“It remains to be seen how whatever government you elect is going to be able to provide those resources. Signing up to blank cheques for any of these lobbies – what really matters is to make sure the money is spent in such a way that you maximise the beneficial output for the public.

“I would no more give a blank cheque to the BMA than I would give a blank cheque to the generals. The iron of the Treasury has entered my soul. Year by year I would sit down and say ‘How exactly are you going to spend it? What went wrong with what you were supposed to be doing with it last year?’”

Since Clarke was the “Big Beast” at the top of British politics, our response to politicians has also changed in his view. He decries what he labels “the celebrity culture” in the press, which fixates on people’s personalities.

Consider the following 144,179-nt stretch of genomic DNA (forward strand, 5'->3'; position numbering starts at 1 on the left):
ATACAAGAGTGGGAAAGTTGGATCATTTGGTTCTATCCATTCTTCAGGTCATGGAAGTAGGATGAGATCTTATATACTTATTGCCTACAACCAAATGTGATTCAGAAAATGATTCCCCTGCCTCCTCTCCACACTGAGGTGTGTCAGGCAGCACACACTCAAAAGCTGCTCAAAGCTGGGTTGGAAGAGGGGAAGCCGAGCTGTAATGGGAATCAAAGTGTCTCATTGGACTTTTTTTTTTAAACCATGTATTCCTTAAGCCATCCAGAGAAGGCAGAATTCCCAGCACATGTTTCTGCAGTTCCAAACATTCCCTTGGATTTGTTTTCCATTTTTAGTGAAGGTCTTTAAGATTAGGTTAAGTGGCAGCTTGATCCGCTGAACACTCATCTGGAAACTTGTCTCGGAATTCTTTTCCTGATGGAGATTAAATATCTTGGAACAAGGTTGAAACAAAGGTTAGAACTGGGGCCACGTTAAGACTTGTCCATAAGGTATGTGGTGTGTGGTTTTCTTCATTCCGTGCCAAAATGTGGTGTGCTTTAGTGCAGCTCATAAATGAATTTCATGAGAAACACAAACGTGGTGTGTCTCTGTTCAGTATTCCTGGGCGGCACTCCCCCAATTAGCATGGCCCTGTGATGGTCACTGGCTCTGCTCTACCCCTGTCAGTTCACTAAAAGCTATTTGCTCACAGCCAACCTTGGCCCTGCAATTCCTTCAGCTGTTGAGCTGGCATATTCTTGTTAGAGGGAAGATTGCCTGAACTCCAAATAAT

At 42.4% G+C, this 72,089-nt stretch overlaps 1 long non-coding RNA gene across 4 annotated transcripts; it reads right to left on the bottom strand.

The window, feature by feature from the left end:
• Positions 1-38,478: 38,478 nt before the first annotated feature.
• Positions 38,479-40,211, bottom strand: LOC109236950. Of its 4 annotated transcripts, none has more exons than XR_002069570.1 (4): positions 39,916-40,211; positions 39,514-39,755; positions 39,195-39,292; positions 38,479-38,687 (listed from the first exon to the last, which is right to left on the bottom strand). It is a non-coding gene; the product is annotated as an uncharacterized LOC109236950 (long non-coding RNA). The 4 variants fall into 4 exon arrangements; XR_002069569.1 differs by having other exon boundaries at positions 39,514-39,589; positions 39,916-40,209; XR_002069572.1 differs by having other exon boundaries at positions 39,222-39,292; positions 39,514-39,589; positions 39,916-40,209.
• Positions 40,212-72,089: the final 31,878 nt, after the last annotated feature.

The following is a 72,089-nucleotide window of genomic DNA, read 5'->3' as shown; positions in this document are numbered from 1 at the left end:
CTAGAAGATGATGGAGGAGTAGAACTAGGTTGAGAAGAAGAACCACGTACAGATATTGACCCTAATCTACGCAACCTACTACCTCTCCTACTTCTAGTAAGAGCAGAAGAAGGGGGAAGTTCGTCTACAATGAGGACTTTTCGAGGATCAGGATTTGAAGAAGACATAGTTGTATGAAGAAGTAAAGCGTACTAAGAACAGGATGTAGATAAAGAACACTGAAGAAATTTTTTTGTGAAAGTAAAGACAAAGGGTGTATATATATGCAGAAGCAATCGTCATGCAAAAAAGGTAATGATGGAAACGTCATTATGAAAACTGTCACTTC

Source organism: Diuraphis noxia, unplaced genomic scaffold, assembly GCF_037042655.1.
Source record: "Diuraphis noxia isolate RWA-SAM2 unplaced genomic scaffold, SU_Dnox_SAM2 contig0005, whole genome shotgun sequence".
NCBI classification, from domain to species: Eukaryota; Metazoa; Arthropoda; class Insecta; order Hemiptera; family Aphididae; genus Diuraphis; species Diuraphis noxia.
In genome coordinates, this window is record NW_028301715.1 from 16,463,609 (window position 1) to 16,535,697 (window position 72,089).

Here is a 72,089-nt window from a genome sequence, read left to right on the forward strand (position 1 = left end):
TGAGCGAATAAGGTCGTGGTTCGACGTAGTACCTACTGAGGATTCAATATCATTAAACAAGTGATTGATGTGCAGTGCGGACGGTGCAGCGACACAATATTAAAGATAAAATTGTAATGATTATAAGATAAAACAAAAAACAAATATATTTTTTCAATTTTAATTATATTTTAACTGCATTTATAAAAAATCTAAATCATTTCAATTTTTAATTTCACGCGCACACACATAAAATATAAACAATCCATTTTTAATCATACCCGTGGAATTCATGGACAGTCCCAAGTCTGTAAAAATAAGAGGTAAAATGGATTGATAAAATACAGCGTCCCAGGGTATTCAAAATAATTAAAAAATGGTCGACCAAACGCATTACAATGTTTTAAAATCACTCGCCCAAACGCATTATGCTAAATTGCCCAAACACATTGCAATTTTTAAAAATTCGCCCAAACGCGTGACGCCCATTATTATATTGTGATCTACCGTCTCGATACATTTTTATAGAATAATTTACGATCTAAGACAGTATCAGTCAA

“The public debate and the media, which is becoming increasingly celebrity culture, rather hysterical, sensational, and reduces the whole thing to theatre,” he says of media-dominated politics.

“Everybody’s election campaigns are presidential, everything’s attributed to the party leader. What matters is how the party leader eats a hamburger and all this type of thing. I mean, it does switch the public off.”

I mention how his party appears to believe it’s electorally beneficial to attack Ed Miliband’s personality.

“Yes, with some people, yeah,” Clarke concedes. “That’s if you buy this notion that it’s all celebrity culture.”

The Defence Secretary Michael Fallon was recently condemned for lashing out at Miliband for having “stabbed his own brother in the back”.